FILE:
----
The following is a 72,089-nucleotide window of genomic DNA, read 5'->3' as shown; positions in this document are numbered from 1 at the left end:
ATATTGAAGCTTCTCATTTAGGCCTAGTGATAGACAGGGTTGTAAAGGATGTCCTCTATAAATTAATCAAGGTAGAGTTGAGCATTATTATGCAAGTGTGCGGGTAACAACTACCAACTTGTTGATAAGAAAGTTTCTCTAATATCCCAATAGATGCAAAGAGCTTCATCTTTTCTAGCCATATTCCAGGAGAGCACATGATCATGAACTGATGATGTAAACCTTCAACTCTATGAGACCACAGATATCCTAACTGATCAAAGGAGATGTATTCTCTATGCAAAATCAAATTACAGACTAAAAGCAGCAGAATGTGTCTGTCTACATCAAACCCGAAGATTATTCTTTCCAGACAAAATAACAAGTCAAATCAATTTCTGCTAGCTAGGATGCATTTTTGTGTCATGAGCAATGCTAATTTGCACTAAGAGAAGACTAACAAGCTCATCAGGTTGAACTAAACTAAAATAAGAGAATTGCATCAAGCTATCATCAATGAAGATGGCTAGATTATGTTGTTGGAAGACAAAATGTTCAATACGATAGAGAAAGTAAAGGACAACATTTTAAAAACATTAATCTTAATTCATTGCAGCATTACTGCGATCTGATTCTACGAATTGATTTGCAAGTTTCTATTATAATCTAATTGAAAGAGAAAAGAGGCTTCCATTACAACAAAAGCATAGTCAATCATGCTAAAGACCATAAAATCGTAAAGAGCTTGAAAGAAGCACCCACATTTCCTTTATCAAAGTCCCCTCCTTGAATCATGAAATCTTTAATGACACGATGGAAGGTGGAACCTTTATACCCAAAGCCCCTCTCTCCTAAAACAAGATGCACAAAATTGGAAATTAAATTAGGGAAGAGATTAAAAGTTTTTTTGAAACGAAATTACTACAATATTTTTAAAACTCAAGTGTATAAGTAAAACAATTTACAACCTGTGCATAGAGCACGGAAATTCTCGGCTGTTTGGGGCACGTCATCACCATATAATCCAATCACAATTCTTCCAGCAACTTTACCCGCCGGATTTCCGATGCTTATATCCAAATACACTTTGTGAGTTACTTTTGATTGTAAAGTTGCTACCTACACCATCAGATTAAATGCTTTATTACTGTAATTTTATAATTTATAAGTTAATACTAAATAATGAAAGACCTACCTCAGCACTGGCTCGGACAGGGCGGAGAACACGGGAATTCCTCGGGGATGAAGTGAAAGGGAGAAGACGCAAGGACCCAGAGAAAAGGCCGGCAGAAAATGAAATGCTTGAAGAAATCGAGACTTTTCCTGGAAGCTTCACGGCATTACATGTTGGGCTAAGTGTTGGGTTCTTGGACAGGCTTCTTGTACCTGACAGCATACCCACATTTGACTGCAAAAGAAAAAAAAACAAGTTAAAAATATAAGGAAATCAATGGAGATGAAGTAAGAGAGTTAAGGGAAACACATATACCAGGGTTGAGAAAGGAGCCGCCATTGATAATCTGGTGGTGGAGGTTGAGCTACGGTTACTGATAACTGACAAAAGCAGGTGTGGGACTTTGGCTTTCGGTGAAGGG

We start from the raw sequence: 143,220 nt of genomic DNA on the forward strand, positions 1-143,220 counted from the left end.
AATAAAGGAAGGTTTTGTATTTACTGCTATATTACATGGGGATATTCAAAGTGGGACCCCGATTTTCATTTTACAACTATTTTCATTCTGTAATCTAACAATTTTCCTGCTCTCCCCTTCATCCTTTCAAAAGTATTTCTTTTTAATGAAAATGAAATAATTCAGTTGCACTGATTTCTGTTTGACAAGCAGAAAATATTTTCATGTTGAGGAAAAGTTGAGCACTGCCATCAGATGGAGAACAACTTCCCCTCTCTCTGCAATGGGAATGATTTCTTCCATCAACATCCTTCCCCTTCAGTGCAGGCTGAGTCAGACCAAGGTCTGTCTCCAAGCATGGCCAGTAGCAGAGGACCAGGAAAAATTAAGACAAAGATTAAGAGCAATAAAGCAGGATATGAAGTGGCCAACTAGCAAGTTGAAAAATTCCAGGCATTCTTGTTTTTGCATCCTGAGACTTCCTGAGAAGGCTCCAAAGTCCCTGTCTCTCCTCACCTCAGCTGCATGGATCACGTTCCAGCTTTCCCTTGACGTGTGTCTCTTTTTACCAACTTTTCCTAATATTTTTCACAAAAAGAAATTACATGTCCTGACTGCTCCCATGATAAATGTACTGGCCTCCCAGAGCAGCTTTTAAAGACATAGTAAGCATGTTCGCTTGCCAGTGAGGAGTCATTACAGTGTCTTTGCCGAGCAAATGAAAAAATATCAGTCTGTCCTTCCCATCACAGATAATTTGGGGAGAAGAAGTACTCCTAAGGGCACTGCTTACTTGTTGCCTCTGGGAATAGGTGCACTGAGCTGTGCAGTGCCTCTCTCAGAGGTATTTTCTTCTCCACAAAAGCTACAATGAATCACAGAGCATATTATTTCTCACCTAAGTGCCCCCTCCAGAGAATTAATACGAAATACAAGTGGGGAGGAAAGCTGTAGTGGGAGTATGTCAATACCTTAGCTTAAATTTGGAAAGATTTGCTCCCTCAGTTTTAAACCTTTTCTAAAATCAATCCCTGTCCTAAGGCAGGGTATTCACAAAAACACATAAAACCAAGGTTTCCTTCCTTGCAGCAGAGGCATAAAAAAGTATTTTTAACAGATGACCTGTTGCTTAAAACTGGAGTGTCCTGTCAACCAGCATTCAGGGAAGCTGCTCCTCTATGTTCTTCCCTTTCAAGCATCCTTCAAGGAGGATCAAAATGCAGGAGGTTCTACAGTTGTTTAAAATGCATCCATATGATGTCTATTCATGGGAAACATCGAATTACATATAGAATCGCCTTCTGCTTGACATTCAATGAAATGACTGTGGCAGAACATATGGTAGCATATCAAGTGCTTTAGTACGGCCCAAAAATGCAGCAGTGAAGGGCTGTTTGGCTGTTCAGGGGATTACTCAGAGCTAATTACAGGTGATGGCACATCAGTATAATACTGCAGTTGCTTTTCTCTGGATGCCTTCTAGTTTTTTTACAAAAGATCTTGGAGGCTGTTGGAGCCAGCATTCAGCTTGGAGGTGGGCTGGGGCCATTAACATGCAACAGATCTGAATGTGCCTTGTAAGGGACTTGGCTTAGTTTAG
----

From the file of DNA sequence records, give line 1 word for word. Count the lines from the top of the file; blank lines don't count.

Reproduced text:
The following is a 72,089-nucleotide window of genomic DNA, read 5'->3' as shown; positions in this document are numbered from 1 at the left end: